FADO is pleased to present Ethel: Bloodline, a new performance by Louise Liliefeldt as part of the Public Spaces/Private Places Series. In this new work, Liliefeldt weaves together the disparate elements of her personal history into a tableau that plays on the tensions between the public meaning of private symbols and the private meaning of public symbols.
A wooden cross angles up out of the grass as the sun hangs low on the horizon. As you approach, you hear a piano playing, and you notice that the surface of the cross is covered in photographs. This is a language, a series of keys to a personal history, but how do you interpret them, and what do they tell you of the figure who clings to the cross?
Louise Liliefeldt's work explores notions of beauty and the attempt to slow time through metaphors, symbols and physical actions. Her work is predominantly concerned with the politics of identity, especially as it intersects with issues of gender and race. Other concerns include the cultural conventions of spectatorship and the links between expanded emotional/psychological states and physical experience.
ABOUT PUBLIC SPACE / PRIVATE PLACES
Public Spaces / Private Places was a three-year long international performance art series featuring 22 projects (26 artists) from Canada, the US, Europe and Asia. The series explored the elements that turn neutral 'space' into meaningful 'place' through performances that examined the degrees of intimacy, connection and interaction that mark the dividing line between public and private. The series was particularly focused on performances created for intimate audiences. Some projects featured site-specific or installational environments that invited participants into a sensory or experiential journey. Others were process-oriented, involving public intervention, intimate gestures, or actions that were, by their nature, nearly invisible. Above all, the series explored the points where identity and geography intersect to generate meaning.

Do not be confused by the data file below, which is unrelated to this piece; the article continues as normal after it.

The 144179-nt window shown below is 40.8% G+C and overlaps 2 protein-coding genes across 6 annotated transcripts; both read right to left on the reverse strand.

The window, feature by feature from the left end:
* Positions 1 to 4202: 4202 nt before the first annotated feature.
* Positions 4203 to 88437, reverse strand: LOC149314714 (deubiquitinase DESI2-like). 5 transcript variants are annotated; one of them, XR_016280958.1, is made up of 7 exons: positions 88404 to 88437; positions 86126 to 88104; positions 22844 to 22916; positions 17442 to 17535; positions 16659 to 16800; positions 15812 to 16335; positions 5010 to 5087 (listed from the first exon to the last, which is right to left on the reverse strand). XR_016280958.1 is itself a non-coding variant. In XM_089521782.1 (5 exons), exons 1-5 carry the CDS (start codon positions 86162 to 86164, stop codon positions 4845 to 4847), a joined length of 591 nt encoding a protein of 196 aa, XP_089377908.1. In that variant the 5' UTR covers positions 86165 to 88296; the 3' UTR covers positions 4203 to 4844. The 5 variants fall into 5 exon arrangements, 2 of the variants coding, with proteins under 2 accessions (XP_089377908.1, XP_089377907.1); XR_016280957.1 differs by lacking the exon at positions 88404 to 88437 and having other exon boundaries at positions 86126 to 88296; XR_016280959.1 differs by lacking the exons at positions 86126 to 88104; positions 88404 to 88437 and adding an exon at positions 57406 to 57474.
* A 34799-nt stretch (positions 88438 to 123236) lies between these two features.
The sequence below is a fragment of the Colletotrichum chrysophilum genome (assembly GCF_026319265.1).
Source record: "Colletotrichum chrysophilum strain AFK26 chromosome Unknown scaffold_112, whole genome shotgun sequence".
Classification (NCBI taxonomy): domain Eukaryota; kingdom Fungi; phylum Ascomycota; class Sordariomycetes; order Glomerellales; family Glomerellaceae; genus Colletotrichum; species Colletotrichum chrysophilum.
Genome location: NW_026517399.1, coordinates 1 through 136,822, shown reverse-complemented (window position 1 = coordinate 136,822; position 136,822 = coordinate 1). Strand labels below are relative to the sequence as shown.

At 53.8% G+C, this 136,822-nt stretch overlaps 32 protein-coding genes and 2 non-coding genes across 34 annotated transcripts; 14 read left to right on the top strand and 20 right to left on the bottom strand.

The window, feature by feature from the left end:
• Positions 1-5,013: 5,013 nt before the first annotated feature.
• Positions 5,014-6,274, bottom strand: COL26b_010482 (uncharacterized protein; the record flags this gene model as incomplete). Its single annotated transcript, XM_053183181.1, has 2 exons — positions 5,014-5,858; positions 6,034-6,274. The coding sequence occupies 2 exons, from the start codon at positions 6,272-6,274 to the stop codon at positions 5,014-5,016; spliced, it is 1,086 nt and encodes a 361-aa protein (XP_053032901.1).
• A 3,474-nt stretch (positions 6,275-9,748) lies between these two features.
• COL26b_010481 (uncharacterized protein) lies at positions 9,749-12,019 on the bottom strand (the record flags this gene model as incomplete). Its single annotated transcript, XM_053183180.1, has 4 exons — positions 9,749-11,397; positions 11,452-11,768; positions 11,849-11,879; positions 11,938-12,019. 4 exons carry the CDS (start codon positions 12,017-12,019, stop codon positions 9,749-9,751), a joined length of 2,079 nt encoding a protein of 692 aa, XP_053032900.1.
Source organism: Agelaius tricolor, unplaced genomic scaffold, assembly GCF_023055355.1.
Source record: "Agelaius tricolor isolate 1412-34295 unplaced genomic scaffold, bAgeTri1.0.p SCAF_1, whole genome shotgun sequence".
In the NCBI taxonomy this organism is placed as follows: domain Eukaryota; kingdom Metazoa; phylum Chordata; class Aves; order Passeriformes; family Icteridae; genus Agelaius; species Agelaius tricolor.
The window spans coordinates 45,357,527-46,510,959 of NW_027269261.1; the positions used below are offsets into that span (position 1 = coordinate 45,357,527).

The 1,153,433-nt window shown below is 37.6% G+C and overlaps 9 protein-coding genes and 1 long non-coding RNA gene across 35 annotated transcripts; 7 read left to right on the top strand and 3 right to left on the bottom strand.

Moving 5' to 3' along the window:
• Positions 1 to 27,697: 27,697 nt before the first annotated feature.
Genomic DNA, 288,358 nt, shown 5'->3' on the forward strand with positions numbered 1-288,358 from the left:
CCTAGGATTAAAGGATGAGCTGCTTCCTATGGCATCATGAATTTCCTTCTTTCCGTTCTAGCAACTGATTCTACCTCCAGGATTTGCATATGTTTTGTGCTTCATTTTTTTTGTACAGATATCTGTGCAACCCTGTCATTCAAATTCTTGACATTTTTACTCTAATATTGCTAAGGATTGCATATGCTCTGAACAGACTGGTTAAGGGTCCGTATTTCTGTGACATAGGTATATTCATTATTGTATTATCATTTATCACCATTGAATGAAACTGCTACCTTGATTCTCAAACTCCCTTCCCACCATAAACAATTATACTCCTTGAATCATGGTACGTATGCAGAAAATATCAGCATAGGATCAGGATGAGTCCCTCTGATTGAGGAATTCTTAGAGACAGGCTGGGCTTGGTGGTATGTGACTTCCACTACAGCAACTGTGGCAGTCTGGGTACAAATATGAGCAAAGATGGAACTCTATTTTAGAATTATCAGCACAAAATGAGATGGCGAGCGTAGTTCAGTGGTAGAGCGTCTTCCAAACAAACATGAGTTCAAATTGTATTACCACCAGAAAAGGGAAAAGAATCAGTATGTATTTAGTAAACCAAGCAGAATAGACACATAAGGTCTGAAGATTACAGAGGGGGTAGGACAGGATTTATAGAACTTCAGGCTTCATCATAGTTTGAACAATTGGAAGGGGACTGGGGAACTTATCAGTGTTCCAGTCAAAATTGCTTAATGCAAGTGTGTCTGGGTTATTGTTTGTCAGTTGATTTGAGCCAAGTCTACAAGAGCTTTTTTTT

The series took place in Toronto in various locations, from 2000 - 2003, and was curated by Paul Couillard.